Earth-i’s Satellite Imagery Chosen to Monitor Tree Logging in Canada - 19/10/2017

Earth-i has been appointed by the Ministry of Environment for the Province of Saskatchewan, Canada, to help monitor the logging of trees across a forested area of some 3500km². The company will be supplying high-resolution images that will enable the Ministry to prevent illegal logging - and ensure sustainability and compliance. Canada is the world’s largest exporter of softwood lumber. Its forests account for 9% of the world’s forest cover and 40% of the world’s sustainable forests.

To help protect its commercial forests from over-harvesting, Saskatchewan’s Ministry of Environment has been using satellite images for several years. Following a competitive tender that attracted Earth Observation imagery providers from around the world, Earth-i was chosen as its hi-res images will give The Ministry greater clarity of the situation on the ground.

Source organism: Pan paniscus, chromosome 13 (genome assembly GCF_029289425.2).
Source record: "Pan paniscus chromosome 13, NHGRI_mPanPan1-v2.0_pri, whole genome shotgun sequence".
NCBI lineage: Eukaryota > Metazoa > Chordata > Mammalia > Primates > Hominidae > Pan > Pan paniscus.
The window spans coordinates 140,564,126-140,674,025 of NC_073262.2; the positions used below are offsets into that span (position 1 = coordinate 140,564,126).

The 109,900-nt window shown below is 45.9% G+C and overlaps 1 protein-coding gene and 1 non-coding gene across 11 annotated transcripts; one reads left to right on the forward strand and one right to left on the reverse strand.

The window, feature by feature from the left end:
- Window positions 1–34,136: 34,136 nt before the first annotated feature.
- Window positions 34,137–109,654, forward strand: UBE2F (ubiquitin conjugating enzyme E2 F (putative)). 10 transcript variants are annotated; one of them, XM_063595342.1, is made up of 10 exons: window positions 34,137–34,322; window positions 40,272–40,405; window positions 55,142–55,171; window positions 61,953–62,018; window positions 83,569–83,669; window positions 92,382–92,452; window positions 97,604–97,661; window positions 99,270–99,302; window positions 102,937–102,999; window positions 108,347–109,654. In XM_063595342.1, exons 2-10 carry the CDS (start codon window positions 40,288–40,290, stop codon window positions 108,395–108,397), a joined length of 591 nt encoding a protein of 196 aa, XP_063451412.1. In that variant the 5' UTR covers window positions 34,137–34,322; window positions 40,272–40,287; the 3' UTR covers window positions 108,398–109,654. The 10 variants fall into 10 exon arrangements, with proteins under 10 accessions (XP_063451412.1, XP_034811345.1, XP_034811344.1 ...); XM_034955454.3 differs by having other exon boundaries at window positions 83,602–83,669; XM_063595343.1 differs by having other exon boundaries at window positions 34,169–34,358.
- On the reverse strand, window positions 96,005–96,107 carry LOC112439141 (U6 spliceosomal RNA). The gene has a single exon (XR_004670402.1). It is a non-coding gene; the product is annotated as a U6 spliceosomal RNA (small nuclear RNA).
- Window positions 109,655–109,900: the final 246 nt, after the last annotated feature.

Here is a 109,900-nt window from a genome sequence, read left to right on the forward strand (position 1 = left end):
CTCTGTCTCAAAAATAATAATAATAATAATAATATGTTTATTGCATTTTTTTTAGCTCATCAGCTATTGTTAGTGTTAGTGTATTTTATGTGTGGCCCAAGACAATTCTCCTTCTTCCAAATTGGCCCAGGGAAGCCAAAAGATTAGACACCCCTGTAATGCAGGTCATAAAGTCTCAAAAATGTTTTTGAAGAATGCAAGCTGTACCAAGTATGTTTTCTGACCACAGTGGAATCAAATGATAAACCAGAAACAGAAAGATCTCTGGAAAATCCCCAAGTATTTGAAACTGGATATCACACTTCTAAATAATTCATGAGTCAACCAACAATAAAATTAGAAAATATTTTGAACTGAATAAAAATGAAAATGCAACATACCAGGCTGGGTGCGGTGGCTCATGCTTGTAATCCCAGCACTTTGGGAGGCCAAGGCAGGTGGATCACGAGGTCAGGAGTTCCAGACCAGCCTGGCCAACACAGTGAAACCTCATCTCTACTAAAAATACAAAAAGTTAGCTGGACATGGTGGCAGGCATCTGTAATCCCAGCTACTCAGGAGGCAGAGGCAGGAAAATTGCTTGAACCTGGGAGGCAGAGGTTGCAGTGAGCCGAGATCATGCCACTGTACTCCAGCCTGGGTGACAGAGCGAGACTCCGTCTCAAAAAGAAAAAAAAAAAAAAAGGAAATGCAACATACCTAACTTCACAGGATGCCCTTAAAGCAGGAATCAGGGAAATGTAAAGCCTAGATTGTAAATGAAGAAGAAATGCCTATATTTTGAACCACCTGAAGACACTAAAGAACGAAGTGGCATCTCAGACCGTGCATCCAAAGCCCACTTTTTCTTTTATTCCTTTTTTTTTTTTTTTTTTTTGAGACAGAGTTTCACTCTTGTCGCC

DMC3 Constellation

Earth-i will use the DMC3 Constellation to provide images of areas of interest over Saskatchewan. The constellation consists of three identical optical satellites in near-polar orbit, offering very high resolution (80cm detail pixels) and 3.2 metre four band multispectral data for any location on Earth.

The detail that DMC3 images provide could enable every individual tree to be counted and the multispectral data can be used to monitor their health and size.

Paul Majmader, Earth-i’s commercial director, said they will be providing the Ministry with the highest quality images available on the market. As well as helping them to monitor the forests, Earth-i has a fantastic opportunity to demonstrate the value of their data to the Canadian market, he added.

Earth-i already has a wide range of customers across the world including The World Bank, National and Local Governments and a multitude of specialist geospatial companies and other commercial organisations. In Australia, it is providing wide area mapping services to the Government of Queensland.

Last updated: 26/09/2020